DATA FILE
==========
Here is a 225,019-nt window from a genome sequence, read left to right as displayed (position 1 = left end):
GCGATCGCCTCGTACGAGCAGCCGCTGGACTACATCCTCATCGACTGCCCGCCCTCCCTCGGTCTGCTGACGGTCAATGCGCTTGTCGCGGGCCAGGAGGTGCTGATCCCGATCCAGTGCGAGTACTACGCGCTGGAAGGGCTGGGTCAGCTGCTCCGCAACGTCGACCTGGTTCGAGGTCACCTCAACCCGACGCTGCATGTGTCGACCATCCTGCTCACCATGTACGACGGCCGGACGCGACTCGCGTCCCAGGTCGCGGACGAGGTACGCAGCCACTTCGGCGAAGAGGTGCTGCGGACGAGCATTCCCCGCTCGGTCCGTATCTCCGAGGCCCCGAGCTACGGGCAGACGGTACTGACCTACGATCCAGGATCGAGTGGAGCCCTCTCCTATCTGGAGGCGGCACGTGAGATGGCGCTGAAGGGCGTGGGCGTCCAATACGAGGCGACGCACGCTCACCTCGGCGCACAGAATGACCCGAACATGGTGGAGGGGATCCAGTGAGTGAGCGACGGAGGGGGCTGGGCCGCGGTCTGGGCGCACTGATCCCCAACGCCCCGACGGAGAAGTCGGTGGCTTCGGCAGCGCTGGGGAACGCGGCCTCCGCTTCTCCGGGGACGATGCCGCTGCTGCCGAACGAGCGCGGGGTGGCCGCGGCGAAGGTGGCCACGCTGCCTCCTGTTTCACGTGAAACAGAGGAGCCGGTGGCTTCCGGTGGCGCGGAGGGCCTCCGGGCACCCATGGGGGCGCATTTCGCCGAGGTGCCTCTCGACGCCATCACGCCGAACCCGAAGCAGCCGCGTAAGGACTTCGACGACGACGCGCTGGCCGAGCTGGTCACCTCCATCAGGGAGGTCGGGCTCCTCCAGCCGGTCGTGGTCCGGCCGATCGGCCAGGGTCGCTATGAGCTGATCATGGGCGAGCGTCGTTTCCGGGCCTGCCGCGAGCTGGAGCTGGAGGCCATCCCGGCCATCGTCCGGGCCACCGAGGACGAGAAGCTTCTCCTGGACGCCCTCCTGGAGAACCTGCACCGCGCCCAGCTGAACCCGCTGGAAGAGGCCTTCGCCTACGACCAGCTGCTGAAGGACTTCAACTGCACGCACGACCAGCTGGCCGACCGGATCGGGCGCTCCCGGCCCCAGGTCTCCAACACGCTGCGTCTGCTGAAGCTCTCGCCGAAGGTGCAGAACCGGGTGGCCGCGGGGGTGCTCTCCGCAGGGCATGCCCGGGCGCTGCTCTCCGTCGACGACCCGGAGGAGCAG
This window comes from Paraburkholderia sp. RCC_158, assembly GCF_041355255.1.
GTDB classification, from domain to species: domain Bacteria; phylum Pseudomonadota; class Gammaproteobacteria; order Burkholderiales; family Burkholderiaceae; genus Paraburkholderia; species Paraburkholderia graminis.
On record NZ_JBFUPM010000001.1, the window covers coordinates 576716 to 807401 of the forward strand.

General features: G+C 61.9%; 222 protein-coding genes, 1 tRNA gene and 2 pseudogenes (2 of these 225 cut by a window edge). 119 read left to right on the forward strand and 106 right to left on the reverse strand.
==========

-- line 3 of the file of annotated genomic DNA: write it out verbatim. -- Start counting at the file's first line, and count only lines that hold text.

This window comes from Paraburkholderia sp. RCC_158, assembly GCF_041355255.1.